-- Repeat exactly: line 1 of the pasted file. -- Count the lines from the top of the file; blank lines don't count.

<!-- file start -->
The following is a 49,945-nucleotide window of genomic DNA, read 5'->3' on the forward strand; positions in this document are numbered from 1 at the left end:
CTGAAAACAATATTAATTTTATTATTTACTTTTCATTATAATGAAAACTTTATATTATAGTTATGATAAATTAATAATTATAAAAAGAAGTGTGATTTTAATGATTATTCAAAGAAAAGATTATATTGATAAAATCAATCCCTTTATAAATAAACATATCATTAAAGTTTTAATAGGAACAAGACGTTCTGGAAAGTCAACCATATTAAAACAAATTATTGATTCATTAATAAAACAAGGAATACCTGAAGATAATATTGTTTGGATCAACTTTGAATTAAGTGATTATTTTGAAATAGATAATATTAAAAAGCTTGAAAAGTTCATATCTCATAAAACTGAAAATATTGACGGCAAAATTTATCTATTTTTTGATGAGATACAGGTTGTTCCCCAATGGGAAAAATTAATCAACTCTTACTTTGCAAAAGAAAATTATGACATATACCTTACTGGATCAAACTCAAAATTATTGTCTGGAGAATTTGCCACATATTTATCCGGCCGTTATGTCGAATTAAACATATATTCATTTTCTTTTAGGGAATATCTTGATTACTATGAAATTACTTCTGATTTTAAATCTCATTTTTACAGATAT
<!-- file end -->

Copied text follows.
The following is a 49,945-nucleotide window of genomic DNA, read 5'->3' on the forward strand; positions in this document are numbered from 1 at the left end: